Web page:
From birdie to bogey and everything else in between, First Tee Coachella Valley has remained vigilant in its mission to provide the area’s children ample opportunities to build new life skills and strengthen their character.

Doing it through the game of golf, the organization hopes that newfound life skills and enhanced self-confidence allows children to find success throughout their lifetime.

“First Tee is not just a golf program, we’re a life skills program,” said Teal Guion, Executive Director of First Tee Coachella Valley. “We’re teaching kids to be the best version of themselves. We’re very much wanting to help all kids in the Coachella Valley.”

To that end, the organization diligently reaches out to many populations throughout Coachella Valley—from the Hispanic, LGBTQ+ communities, and more—being “intentional” about getting into neighborhoods where kids haven’t been exposed to the game of golf.

“You would think out here in the desert, that golf is just a part of the lifestyle for families, but it’s really not—it’s part of the lifestyle for the retirement community,” Guion noted. “There are many family members working at these resorts and country clubs, but their kids—and even they themselves—don’t necessarily get exposed to the game of golf. And there are many life lessons to be experienced in golf.”

Some of those life lessons, Guion said, include learning how to meet challenges with a positive attitude; understanding various courtesies—from respect to responsibility— and embracing a wide range of core values that enhance basic life skills.

“We’ve seen a lot of kids come out of the program with a better skill set than many people may have had at age 7 or 8, or even when they left high school. These kids come out of the program 10 years beyond that. Every young person who sticks with the program throughout high school has a different tool belt to use. They’ve been exposed to a lot more interactions with adults, and more leadership,’ Guion shared.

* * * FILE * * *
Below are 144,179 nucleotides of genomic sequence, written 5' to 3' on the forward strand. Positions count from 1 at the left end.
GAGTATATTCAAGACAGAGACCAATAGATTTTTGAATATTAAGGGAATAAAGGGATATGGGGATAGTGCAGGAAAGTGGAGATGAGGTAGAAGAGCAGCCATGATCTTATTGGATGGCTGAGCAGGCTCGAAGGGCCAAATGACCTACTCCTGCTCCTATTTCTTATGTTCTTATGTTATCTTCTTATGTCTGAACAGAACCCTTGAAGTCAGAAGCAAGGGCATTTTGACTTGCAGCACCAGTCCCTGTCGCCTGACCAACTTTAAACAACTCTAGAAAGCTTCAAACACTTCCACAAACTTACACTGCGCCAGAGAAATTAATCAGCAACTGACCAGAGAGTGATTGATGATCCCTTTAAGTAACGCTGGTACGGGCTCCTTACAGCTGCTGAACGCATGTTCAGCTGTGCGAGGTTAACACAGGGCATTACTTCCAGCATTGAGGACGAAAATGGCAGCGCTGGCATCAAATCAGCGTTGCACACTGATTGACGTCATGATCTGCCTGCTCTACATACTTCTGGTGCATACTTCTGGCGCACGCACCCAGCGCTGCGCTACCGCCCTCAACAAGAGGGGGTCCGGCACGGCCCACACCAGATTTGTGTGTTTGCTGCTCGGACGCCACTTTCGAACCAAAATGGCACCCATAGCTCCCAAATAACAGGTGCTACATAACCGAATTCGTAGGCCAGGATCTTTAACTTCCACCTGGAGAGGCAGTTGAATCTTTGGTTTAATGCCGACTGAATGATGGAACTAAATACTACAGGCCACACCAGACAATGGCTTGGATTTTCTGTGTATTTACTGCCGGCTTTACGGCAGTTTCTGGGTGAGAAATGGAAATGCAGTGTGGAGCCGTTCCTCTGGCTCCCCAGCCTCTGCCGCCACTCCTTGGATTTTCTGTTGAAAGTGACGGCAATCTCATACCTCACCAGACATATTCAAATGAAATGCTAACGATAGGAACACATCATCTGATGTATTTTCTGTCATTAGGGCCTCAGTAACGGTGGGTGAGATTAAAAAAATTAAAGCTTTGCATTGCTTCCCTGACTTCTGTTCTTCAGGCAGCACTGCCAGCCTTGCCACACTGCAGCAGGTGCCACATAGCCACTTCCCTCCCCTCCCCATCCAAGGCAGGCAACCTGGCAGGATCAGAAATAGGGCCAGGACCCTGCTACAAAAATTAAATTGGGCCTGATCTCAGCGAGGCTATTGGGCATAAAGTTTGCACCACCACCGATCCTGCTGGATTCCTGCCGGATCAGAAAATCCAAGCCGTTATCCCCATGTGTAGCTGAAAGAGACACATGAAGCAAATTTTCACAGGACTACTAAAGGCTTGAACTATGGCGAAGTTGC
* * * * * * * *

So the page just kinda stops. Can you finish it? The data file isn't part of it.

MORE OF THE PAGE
Recently, First Tee Coachella Valley received a Community Impact Fund grant from the Inland Empire Community Foundation. First Tee will use the funds to create a new diversity club for the organization—a restructured version of First Tee’s LGBTQ+ club.

“Some young people are still unsure if they fit into an LGBTQ+ group or not,” Guion said, “They might feel not able to share information with family members just yet. Through the diversity club, we hope to engage all the kids who may feel they’re a little diverse, or even outside of the cookie-cutter mold. “We really want to help all the kids in the Coachella Valley who have that need to express themselves.”

As the organization heads deeper into fall and into 2023, Guion pointed out an organizational desire for locals to get more involved with First Tee, too.

“I’d love people to know that our organization is only possible with the help of volunteer support from the entire community, especially the golf community,” she said, noting its programs took a hit during the pandemic when First Tee lost many of its volunteers during statewide lockdowns and beyond.

“We have great lead instructors, but the way we’re able to connect kids and get more one-on-one conversations with our young people is by having more class support through volunteer coaches,” Guion said.

People don’t need to be golf professionals, she quickly noted.

“Our volunteers help support the classes. The lead instructors write the lesson plans, and the volunteers are given those plans in advance,” Guion explained. “They do their best to support the program, the classes, and the character education that’s taught. Our volunteers all have their own unique backgrounds and diverse lives. And that really helps the kids, too.”

She said that there are 63,000 kids located in First Tee’s service area.

“The goal is to get a golf club into each and every one of their hands,” she said. “We have to be intentional about that and as such, we host outreach events where we’re meeting kids where they’re at, we have bilingual coaches, and we have parent guides. We’re constantly trying to figure out the best way to reach all the kids out here and expose them to the game of golf.”

For more information on First Tee Coachella Valley, visit

This article originally appeared in the Desert Sun, November 2022.

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